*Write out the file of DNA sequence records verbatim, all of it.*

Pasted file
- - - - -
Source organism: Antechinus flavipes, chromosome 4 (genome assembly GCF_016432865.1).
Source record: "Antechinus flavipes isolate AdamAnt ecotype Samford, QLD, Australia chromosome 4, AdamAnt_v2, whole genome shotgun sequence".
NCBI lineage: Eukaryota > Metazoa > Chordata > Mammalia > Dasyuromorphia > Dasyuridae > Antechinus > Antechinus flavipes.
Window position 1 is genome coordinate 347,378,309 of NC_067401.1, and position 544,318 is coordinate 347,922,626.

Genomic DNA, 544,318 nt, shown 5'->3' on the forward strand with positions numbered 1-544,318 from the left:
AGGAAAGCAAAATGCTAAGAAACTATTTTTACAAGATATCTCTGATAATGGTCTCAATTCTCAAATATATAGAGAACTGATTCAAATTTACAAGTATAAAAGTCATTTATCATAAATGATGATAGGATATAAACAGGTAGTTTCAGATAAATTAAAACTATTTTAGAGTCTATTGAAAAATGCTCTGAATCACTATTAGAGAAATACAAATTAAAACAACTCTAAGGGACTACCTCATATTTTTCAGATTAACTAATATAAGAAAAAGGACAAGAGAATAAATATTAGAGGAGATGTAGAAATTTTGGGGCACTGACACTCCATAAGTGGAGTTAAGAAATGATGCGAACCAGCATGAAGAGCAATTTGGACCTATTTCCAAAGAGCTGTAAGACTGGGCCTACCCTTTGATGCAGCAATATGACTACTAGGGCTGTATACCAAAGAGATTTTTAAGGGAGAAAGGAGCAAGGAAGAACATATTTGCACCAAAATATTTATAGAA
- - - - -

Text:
Source organism: Antechinus flavipes, chromosome 4 (genome assembly GCF_016432865.1).
Source record: "Antechinus flavipes isolate AdamAnt ecotype Samford, QLD, Australia chromosome 4, AdamAnt_v2, whole genome shotgun sequence".
NCBI lineage: Eukaryota > Metazoa > Chordata > Mammalia > Dasyuromorphia > Dasyuridae > Antechinus > Antechinus flavipes.
Window position 1 is genome coordinate 347,378,309 of NC_067401.1, and position 544,318 is coordinate 347,922,626.

Genomic DNA, 544,318 nt, shown 5'->3' on the forward strand with positions numbered 1-544,318 from the left:
AGGAAAGCAAAATGCTAAGAAACTATTTTTACAAGATATCTCTGATAATGGTCTCAATTCTCAAATATATAGAGAACTGATTCAAATTTACAAGTATAAAAGTCATTTATCATAAATGATGATAGGATATAAACAGGTAGTTTCAGATAAATTAAAACTATTTTAGAGTCTATTGAAAAATGCTCTGAATCACTATTAGAGAAATACAAATTAAAACAACTCTAAGGGACTACCTCATATTTTTCAGATTAACTAATATAAGAAAAAGGACAAGAGAATAAATATTAGAGGAGATGTAGAAATTTTGGGGCACTGACACTCCATAAGTGGAGTTAAGAAATGATGCGAACCAGCATGAAGAGCAATTTGGACCTATTTCCAAAGAGCTGTAAGACTGGGCCTACCCTTTGATGCAGCAATATGACTACTAGGGCTGTATACCAAAGAGATTTTTAAGGGAGAAAGGAGCAAGGAAGAACATATTTGCACCAAAATATTTATAGAA